3,000 people are confined to cabins on 'cruise to nowhere' ship off Singapore after a single Covid case is detected
A cruise ship full of 3,000 people has been forced to sit in a Singapore port after a single Covid case was detected on board.
The Dream Cruises ship's 1,646 passengers and 1,249 crew members have been asked to remain in their cabins on the 'cruise to nowhere' after the ocean liner was forced to make an early return to the city-state.
The 40-year-old passenger, like others on the ship, had tested negative before boarding.
But the Singapore Tourism Board's director for cruises Annie Chang said: 'The passenger was identified as a close contact of a confirmed case on land, and was immediately isolated as part of onboard health protocols.'
The passenger was taken to hospital for further tests, and the health ministry later confirmed they had the virus.
Local media reported the guest was fully vaccinated.
Passengers said they found out about the suspected case in an announcement at around 1am and had been asked to stay in their rooms since.
Chang said that as part of onboard health protocols, the passenger's three travelling companions were identified and isolated. All have tested negative for the virus.
All leisure activities on board the World Dream cruise ship have ceased, with the vessel undergoing a thorough disinfection process after returning to port early Wednesday.
Passengers have been confined in their cabins until test results are out and contact tracing is completed.
Passenger Rishi Lalwani said he was surprised by the positive case, given the testing and social distancing measures in place for the cruise.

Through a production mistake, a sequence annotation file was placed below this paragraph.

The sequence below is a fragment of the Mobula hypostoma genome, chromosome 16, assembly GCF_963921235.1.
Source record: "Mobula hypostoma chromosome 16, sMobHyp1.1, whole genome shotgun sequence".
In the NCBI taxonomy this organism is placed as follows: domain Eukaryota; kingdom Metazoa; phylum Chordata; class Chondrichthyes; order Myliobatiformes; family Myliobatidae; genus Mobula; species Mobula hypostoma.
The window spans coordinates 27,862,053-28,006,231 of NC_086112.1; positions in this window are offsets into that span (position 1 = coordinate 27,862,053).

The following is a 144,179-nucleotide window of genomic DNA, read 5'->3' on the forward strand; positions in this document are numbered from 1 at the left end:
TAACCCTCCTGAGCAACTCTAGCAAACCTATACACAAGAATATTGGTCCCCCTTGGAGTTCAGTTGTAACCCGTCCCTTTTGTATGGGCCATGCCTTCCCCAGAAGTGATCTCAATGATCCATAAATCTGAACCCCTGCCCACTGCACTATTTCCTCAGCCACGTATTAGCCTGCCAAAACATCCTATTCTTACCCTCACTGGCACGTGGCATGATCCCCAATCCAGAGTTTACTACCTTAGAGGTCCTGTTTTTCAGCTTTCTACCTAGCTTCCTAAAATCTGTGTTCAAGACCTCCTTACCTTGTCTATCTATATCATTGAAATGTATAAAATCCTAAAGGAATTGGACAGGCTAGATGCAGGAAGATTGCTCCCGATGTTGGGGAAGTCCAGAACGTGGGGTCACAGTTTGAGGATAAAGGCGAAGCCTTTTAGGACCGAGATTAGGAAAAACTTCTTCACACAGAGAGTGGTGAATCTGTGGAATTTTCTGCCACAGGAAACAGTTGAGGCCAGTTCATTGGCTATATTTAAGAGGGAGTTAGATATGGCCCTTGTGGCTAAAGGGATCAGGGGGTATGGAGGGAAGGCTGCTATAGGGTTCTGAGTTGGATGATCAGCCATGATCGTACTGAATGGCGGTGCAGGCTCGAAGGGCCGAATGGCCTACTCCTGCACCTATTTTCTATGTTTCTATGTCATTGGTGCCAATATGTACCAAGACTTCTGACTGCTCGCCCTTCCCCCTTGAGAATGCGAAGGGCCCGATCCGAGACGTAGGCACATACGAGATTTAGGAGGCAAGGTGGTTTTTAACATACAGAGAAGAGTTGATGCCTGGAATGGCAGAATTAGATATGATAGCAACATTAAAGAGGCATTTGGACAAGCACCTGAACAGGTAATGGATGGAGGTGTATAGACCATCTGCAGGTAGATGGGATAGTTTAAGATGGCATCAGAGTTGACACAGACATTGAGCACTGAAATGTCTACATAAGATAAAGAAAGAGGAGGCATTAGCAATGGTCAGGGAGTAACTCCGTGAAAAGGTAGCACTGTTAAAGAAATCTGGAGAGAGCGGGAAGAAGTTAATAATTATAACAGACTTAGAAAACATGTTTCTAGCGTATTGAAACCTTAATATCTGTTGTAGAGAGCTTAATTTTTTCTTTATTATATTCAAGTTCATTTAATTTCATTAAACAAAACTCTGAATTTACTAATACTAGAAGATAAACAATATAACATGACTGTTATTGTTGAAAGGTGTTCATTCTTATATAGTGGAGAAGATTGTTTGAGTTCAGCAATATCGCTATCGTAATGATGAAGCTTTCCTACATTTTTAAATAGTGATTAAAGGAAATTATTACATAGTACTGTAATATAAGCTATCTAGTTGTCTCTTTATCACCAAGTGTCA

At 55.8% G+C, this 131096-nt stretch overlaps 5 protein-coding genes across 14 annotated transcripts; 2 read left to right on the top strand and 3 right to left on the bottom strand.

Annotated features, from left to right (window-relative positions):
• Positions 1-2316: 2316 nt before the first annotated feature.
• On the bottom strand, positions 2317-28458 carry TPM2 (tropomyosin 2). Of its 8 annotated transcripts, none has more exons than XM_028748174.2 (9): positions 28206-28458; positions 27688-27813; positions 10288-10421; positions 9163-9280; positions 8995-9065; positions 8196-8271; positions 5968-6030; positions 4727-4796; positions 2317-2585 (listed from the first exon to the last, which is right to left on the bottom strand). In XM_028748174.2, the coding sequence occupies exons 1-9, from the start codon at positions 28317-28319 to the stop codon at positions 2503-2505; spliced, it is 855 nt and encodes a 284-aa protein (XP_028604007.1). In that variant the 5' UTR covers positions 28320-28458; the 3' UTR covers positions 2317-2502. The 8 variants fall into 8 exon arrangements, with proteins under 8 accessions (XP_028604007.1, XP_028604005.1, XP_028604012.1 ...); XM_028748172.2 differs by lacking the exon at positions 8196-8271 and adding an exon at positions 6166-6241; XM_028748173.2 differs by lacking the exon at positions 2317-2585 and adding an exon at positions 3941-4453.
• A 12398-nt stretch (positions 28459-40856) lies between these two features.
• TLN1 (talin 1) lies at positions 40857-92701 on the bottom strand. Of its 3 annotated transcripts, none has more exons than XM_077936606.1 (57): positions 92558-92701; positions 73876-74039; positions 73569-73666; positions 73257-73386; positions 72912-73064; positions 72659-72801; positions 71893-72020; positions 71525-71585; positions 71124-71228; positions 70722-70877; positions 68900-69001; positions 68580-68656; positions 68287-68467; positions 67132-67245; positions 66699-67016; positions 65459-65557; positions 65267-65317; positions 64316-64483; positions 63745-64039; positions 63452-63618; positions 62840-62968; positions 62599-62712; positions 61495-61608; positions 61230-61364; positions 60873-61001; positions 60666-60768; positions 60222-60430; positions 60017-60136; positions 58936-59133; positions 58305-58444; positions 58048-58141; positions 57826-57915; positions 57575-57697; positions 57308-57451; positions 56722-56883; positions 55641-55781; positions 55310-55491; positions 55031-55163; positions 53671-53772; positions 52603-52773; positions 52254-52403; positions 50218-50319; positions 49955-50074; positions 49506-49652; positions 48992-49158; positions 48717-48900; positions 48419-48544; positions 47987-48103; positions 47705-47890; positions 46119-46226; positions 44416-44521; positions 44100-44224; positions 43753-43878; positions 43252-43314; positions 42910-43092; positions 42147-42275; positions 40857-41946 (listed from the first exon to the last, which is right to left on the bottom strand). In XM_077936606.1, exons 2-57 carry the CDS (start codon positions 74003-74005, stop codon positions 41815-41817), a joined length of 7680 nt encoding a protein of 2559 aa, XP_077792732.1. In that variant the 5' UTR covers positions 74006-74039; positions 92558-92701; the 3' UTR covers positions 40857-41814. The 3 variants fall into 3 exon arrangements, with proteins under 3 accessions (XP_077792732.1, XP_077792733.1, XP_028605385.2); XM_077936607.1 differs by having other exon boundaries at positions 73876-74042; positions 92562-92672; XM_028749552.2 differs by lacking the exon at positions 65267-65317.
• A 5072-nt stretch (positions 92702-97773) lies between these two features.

'The COVID situation in Singapore seemed largely contained so, yes, a case in a cruise of 1,700 guests seemed a bit rare to happen. Especially because there haven't been cases on cruises to nowhere for months,' said Lalwani.
Tan Choon Seng, 51, was on his third cruise this year with some friends when the bad news came through, but at least it was nearly the end of the holiday, he said.
'We are thankful that this happened at 1am so we were done with all the activities,' Tan said in an online session with media organised by the operator. Tan said he was worried about quarantine but would still go on a cruise again.
The cruises, which start and end in Singapore, with no stops, were launched last year as part of the travel industry's attempt to bounce back from a pandemic-induced crunch.
They have proved popular among those seeking an escape from Singapore which has only had a mild outbreak but largely kept its borders closed.
World Dream's next sailing, a two-night voyage departing on Wednesday, has been cancelled.
The ship, owned and operated by Malaysian conglomerate Genting Group, left Singapore on Sunday evening for the four-day cruise and returned to port several hours earlier than scheduled.
Genting's Dream Cruises said it cancelled a voyage scheduled to depart later Wednesday, and that there had been no virus infections on any of its previous cruises.
A Royal Caribbean 'cruise to nowhere' was also cut short in December after an elderly man tested positive.
But that case proved to be a false alarm, with subsequent results coming back negative.
The cruise industry worldwide is struggling to get back on its feet after voyages were halted at the start of the pandemic, and several vessels were hit by outbreaks.
Singapore reported 56 locally-transmitted coronavirus cases on Wednesday, the highest number of daily domestic infections recorded in about 10 months.
Local media, citing authorities, reported that the case on the ship was part of a growing cluster of Covid-19 infections associated with karaoke lounges.